We retired Tax Justice Blog in April 2017. For new content on issues related to tax justice, go to www.justtaxesblog.org
Citizens for Tax Justice has released a preview of its forthcoming major study of Fortune 500 companies and the taxes they paid — or failed to pay — over the 2008-10 period.
The preview details the pretax U.S. profits, federal taxes paid and effective tax rates of (in alphabetical order): American Electric Power, Boeing, Dupont, Exxon Mobil, FedEx, General Electric, Honeywell International, IBM, United Technologies, Verizon Communications, Wells Fargo and Yahoo. CTJ’s full corporate report is scheduled for release this summer.
From 2008 through 2010, these 12 companies reported $171 billion in pretax U.S. profits. But as a group, their federal income taxes were negative: –$2.5 billion.
Previous CTJ Reports Resulted in Higher Taxes on Corporations Overall
CTJ’s reports on corporate taxes have a history of changing the debate in Washington concerning tax reform. One of the news reports published this week puts it this way:
“As a liberal tax-code activist, Robert McIntyre shocked Washington in 1984 when he revealed that General Electric was one of 17 companies that paid no U.S. corporate taxes for three straight years. The finding by McIntyre’s organization, Citizens for Tax Justice, sparked national outrage that helped pave the way for The Tax Reform Act of 1986. That landmark legislation eliminated tax loopholes to broaden the tax base while also lowering the corporate tax rate. It also increased corporate tax revenue flowing into the Treasury by 34 percent.”
Increasing Clamor for Revenue-Positive Corporate Tax Reform
Meanwhile, 250 organizations, including organizations from every state, have signed a statement calling on Congress to enact a corporate tax reform that raises revenue.
This differs sharply from calls by President Obama and Treasury Secretary Geithner for “revenue-neutral” corporate tax reform. The Obama administration is expected to release a plan for “revenue-neutral” corporate tax reform at some point after the debate over the debt ceiling is resolved.
As the letter explains, “Some lawmakers have proposed to eliminate corporate tax subsidies and use all of the resulting revenue savings to pay for a reduction in the corporate income tax rate. In contrast, we strongly believe most, if not all, of the revenue saved from eliminating corporate tax subsidies should go towards deficit reduction and towards creating the healthy, educated workforce and sound infrastructure that will make our nation more competitive.”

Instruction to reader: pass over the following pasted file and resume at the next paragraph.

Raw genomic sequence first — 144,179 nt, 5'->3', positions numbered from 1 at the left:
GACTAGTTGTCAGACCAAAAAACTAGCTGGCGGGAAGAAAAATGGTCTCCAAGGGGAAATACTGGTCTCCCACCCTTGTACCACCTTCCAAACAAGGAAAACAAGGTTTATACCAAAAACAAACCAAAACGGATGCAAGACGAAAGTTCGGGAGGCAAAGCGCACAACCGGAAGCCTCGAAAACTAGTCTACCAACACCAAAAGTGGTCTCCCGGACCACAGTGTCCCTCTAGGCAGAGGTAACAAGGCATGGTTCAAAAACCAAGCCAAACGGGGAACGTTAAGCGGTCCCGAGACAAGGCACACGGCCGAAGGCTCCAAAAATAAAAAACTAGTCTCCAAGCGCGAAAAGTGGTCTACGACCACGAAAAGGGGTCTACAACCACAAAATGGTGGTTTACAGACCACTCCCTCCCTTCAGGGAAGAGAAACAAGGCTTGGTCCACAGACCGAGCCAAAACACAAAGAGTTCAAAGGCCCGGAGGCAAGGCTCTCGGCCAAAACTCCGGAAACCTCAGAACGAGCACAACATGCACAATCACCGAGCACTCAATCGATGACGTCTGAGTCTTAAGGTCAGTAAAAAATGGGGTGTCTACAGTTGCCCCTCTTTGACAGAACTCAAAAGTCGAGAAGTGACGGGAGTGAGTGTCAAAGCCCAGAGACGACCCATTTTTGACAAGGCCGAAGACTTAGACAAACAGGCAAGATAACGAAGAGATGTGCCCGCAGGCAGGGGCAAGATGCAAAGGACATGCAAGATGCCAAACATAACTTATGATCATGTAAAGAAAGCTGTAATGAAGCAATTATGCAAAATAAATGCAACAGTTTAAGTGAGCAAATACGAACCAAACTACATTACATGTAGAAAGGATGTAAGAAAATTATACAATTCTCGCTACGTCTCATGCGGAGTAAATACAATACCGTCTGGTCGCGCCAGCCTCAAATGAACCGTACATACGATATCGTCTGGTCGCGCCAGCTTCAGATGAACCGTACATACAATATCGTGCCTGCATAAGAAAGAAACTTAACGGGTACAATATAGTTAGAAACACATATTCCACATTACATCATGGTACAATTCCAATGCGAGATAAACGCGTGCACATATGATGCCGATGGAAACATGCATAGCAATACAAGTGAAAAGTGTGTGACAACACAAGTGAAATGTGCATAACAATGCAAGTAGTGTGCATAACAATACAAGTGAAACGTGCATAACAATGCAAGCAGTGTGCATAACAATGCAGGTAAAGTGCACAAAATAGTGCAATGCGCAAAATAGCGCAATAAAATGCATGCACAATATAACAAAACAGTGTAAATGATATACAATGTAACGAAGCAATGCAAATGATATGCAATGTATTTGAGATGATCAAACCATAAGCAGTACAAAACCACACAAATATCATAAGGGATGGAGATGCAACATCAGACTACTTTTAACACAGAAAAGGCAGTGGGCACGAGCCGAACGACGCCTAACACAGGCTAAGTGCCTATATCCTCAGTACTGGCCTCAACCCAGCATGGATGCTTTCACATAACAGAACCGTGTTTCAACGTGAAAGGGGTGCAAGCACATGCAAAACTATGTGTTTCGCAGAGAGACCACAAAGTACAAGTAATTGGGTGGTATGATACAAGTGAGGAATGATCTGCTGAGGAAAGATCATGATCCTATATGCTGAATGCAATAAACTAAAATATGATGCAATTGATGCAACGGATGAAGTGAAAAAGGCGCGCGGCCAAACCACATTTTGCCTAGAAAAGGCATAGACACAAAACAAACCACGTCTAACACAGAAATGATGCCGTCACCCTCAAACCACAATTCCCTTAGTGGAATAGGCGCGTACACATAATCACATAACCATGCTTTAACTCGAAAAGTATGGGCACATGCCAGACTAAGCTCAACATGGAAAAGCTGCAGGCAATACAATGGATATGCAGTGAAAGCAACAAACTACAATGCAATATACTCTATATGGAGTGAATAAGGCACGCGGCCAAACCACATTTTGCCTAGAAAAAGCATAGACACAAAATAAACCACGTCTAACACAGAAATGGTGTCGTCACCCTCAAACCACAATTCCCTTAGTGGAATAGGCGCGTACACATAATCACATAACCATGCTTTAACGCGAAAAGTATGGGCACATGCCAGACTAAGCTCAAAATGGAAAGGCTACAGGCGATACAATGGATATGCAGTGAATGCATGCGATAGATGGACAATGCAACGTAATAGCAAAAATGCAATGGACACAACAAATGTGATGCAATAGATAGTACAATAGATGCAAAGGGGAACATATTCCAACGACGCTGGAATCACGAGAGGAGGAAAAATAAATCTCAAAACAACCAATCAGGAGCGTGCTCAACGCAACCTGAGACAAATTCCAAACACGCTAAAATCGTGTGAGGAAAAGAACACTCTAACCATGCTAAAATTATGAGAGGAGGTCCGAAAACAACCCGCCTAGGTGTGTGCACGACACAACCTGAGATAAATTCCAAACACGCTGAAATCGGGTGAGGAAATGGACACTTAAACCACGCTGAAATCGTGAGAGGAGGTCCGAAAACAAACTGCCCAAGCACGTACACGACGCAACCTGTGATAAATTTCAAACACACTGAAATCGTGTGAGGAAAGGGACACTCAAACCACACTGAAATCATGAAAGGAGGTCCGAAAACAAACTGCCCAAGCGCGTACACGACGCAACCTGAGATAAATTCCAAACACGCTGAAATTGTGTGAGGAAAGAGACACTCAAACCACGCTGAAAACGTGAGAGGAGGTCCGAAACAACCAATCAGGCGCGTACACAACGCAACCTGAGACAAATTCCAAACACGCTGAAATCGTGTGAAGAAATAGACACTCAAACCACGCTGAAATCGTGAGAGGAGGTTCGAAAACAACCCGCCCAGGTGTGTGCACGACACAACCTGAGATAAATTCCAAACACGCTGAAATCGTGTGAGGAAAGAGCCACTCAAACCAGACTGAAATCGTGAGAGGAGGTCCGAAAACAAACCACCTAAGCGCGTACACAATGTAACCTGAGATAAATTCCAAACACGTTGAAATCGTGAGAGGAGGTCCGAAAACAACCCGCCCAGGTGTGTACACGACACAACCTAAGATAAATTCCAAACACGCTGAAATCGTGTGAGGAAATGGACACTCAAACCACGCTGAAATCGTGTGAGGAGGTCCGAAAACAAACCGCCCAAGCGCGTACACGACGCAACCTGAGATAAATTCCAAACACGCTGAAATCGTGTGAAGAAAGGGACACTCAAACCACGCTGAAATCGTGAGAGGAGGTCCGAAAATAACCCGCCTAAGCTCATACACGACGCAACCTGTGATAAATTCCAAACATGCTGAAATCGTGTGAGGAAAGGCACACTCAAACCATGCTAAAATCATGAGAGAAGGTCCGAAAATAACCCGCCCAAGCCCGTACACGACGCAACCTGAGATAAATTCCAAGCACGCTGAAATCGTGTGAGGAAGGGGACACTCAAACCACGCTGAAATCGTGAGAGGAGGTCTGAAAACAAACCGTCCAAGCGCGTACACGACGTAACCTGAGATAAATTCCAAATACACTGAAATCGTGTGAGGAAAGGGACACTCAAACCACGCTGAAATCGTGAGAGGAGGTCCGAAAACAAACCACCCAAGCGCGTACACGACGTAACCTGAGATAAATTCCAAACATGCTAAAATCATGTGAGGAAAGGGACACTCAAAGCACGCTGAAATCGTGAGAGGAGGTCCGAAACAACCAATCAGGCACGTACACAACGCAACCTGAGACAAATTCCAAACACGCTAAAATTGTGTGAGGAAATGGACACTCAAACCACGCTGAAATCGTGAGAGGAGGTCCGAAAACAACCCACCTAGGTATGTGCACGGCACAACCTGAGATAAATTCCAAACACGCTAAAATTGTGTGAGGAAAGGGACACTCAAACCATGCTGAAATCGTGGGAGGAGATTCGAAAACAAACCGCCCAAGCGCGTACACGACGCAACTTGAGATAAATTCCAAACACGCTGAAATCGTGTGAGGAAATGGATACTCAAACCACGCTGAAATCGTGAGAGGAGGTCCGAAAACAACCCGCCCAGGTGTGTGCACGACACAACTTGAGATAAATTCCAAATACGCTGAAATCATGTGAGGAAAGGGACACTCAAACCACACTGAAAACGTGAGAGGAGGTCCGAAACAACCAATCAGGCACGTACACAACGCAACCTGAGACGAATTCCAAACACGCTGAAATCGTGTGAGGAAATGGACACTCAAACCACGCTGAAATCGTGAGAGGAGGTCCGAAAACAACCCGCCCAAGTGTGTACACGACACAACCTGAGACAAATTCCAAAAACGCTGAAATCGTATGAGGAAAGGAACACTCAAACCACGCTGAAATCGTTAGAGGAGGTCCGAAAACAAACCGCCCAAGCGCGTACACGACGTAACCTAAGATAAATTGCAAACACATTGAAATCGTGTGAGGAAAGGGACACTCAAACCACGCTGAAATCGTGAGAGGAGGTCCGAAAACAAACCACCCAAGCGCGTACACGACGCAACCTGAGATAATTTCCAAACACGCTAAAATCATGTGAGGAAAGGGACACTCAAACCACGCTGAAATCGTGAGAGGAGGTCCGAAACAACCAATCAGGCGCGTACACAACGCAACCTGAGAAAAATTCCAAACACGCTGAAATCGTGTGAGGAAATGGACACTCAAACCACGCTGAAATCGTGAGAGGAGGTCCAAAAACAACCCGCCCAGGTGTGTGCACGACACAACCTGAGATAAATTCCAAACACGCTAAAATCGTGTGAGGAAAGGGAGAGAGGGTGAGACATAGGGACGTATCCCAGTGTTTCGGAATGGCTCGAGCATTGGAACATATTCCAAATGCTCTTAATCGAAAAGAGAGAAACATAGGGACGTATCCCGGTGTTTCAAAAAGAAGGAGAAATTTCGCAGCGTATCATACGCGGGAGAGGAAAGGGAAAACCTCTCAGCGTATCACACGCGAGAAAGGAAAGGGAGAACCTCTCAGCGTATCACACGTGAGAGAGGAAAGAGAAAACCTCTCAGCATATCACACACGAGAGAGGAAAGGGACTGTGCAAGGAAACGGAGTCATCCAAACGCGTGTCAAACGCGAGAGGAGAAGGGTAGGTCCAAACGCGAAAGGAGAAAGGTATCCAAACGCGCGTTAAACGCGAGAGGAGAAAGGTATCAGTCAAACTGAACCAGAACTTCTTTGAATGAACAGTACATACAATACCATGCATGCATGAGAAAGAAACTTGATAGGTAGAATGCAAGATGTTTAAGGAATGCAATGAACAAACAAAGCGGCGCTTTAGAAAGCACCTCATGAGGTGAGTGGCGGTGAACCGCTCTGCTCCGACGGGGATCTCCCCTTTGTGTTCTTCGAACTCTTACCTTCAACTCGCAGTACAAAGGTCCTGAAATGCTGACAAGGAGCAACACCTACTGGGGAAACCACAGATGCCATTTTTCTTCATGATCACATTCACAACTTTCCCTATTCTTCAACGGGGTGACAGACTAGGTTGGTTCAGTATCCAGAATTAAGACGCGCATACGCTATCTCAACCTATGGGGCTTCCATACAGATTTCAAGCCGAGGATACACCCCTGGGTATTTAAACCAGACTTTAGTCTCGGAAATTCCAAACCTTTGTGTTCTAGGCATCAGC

Corporations Attempt to Explain Away Their Tax Avoidance
Corporate leaders are expected to defend the low or negative tax liability of the companies they lead.
When CTJ identified Honeywell as a tax dodger in April, the company wrote to CTJ explaining that its tax avoidance was legal. CTJ replied that this is our point entirely: The laws allowing corporations to avoid tax liability are outrageous and must be fixed by Congress.
Other attempts by corporate leaders to defend their tax avoidance are equally weak. GE, for example, says that its federal taxes are so low because its financing division, GE Capital, lost billions of dollars in recent years.
Of course, this answer is no answer at all. If GE as a whole has profits, why should it pay no taxes because one division had losses?
As one Congressional staffer recently commented to us, “Saying GE would have positive tax liability if we didn’t count GE Capital is like saying AIG would be perfectly sound if we didn’t count AIGFP.” (AIG Financial Products is the subsidiary that brought down AIG by gambling on credit default swaps, trigging the first bailout by the Bush administration.)
What makes GE’s explanation even more ridiculous is that GE Capital is the subsidiary that engages in leasing schemes that have the main purpose of lowering GE’s overall tax liability.
Influence of Corporate Leaders on Obama Administration Questioned
Tax avoidance by these corporations is bad enough, but it’s particularly alarming when the CEOs of the companies in question have such an outsized influence on federal policy.
For example, GE’s CEO, Jeffrey Immelt, is the chair of the President’s Council on Jobs and Competitiveness, which is to advise the White House on economic policy.
Honeywell’s CEO, Dave Cote, was a member of the National Commission on Fiscal Responsibility and Reform. The plan supported by Cote and a majority of the commission members would reform the tax system but the corporate tax component of the plan is, at best, revenue-neutral.